Explain how the inverse of the information matrix and the Delta Rule be used to generate an approximate sampling variance for the estimated proportion exp(beta 0 + beta 1)/(1+exp( beta 0 + beta 1))?

For reference

I believe I am needing to find the estimated proportion of the exposed group/when x=1. I think I need to take the inverse logit with respect to beta 1 and use this in the Delta rule somehow.

Any help would be appreciated on how to do this.

  • $\begingroup$ This looks like a homework/self-study problem, in which case the self-study tag needs to be added. You also need to show your attempt(s) at solving this problem if you want a good response. $\endgroup$ – rishic Sep 29 at 6:07
  • $\begingroup$ Thanks , have edited question now. $\endgroup$ – KiwiStats Sep 29 at 6:35

[The picture does not show the complete setup, but it seems to be a logistic regression problem with $y \mid x \sim \text{Bernoulli}(\pi(x))$ where $\pi(x) = \exp[\beta_0 + \beta_1 x] / (1 + \exp[\beta_0 + \beta_1 x])$, and $x$ is a binary predictor. The model assumption is necessary to ensure that the regularity conditions of CLT for the MLE holds.]

First, we need the asymptotic distribution of the MLE $\hat \beta = (\hat \beta_0, \hat \beta_1)$. If $\beta$ is the true value of the regression parameter vector, then from the CLT of the MLE (Wikipedia) we have (the regularity conditions justifying the CLT holds under a logistic regression framework) $$ \hat \beta \stackrel{a}{\sim} N\left(\beta, I(\beta)^{-1}\right) $$

where $X \stackrel{a}{\sim} f$ means $X$ is approximately distributed as $f$, and $I(\beta)^{-1}$ is as given. (Derivation of this inverse Fisher information matrix is cumbersome. Fortunately, the final form of the matrix is given here, saving us a substantial amount of work.)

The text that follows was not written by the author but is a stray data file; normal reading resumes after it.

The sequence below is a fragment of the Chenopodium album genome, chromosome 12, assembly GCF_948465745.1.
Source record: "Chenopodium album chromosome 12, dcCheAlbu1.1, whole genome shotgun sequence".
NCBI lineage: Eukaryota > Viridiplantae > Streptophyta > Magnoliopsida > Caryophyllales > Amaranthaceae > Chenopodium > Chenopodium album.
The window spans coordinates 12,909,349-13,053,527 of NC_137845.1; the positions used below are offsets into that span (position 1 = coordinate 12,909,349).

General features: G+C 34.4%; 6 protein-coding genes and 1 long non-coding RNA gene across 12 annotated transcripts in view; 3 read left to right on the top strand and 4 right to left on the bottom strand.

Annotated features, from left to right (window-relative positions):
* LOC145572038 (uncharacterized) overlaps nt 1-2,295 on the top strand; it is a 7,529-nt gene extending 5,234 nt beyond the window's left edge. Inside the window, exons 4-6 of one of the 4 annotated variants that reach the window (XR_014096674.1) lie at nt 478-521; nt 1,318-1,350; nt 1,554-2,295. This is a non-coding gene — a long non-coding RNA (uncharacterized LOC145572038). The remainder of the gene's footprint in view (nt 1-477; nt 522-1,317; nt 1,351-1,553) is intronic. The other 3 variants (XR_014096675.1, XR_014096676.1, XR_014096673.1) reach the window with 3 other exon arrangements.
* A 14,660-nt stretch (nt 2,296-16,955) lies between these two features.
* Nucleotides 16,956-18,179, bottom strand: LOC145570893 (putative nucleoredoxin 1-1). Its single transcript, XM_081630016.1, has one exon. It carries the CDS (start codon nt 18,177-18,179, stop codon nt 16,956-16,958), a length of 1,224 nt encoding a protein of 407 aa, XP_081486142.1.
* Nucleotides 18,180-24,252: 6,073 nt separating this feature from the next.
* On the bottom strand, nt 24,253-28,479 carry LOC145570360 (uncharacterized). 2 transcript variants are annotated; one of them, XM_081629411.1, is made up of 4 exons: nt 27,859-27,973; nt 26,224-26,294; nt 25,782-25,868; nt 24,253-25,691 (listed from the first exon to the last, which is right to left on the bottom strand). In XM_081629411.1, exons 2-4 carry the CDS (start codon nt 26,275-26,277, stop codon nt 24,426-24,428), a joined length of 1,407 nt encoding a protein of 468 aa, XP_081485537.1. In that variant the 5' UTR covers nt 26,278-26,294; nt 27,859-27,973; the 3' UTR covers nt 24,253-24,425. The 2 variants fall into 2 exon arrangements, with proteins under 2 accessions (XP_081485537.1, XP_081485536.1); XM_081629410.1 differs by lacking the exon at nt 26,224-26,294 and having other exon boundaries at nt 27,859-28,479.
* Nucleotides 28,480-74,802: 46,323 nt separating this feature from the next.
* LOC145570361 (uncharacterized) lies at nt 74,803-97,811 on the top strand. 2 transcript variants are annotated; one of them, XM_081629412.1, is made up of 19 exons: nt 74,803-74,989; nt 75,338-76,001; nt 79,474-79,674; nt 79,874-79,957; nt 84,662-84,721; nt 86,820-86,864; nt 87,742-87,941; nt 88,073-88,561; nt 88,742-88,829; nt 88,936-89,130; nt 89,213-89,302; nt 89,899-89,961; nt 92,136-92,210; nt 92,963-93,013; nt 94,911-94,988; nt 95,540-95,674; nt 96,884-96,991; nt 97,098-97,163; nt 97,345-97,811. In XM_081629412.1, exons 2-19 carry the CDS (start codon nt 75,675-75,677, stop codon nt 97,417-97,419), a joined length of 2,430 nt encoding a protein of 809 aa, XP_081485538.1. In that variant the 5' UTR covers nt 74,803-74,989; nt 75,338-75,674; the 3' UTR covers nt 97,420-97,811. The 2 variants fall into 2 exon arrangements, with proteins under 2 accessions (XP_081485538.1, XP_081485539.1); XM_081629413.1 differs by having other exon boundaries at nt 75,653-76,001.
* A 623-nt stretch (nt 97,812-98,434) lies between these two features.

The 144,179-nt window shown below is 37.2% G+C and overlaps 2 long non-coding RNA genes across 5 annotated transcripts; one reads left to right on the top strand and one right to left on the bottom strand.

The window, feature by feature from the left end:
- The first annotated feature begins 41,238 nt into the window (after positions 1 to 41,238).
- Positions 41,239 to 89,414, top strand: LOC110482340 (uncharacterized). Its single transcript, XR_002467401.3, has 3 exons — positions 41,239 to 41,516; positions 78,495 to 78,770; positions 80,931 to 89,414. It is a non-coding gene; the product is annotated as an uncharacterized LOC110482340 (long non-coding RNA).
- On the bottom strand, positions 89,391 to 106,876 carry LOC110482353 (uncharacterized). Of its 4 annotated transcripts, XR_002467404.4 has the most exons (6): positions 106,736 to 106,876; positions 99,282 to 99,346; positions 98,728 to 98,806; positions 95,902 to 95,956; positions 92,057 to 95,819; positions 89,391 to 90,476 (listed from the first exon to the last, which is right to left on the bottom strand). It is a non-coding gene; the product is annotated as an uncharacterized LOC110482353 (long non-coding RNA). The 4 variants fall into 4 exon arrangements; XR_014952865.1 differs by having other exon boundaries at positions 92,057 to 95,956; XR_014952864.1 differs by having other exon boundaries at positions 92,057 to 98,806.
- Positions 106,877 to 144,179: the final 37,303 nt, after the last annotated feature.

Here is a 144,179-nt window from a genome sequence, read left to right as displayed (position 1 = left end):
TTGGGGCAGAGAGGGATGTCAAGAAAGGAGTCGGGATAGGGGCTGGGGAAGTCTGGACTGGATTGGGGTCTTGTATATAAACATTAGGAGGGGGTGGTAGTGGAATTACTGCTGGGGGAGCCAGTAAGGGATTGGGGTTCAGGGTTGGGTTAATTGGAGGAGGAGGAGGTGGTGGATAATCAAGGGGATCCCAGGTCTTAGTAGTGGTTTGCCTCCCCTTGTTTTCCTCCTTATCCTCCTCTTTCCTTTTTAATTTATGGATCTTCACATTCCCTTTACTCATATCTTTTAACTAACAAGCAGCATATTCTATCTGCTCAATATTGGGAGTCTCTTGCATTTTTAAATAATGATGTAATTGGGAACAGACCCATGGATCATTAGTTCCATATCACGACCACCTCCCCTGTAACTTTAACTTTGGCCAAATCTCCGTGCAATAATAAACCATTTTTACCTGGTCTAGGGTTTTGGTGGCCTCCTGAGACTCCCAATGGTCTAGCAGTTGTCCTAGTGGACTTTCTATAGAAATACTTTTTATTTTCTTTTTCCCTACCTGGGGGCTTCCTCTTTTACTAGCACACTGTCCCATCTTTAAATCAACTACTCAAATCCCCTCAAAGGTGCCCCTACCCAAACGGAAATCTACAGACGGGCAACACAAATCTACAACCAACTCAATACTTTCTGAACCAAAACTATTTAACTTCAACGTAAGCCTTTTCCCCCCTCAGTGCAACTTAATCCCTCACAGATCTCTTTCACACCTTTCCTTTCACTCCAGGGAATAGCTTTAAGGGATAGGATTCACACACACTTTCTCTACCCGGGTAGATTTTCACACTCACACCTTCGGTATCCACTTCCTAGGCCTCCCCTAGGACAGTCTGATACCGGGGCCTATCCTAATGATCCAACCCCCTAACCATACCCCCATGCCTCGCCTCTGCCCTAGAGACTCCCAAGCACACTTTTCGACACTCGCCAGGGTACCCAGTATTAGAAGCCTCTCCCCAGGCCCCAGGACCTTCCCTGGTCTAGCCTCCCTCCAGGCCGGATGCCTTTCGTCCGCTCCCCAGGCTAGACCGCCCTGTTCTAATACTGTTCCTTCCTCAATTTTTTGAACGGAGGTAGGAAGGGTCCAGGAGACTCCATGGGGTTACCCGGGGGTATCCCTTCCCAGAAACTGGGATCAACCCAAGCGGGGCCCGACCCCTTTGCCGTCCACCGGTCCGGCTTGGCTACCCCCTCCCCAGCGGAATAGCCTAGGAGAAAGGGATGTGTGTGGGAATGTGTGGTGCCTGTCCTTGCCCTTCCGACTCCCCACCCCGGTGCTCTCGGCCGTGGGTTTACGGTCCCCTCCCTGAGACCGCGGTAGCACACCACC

Let $g(\beta) = \exp[\beta_0 + \beta_1] / (1 + \exp[\beta_0 + \beta_1]) = 1 - 1/(1 + \exp[\beta_0 + \beta_1])$ (which is $\pi(1)$ in my notation). Then by the delta method (Wikipedia) we have ($g$ is a smooth function with infinitely many derivatives, so we don't have to worry about the regularity conditions) $$ g(\hat \beta) \stackrel{a}{\sim} N \left(g(\beta), \left( \frac{\partial g}{\partial \beta} \right) I(\beta)^{-1} \left(\frac{\partial g}{\partial \beta} \right)^T \right). $$

Here $$ \frac{\partial g}{\partial \beta} = \left( \frac{\exp[\beta_0 + \beta_1]}{(1+\exp[\beta_0 + \beta_1])^2}, \frac{\exp[\beta_0 + \beta_1]}{(1+\exp[\beta_0 + \beta_1])^2} \right) = \frac{\exp[\beta_0 + \beta_1]}{(1+\exp[\beta_0 + \beta_1])^2} (1, 1) $$ (Verify!) Use the above gradient with the given inverse Fisher information matrix $I(\beta)^{-1}$ to get the approximate variance of $g(\hat \beta)$, which is $\left( \frac{\partial g}{\partial \beta} \right) I(\beta)^{-1} \left(\frac{\partial g}{\partial \beta} \right)^T$. [You may find the identity $$ (1, 1) \begin{pmatrix} a_{11} & a_{12} \\ a_{12} & a_{22} \end{pmatrix} \begin{pmatrix} 1 \\ 1 \end{pmatrix} = a_{11} + 2 a_{12} + a_{22} $$


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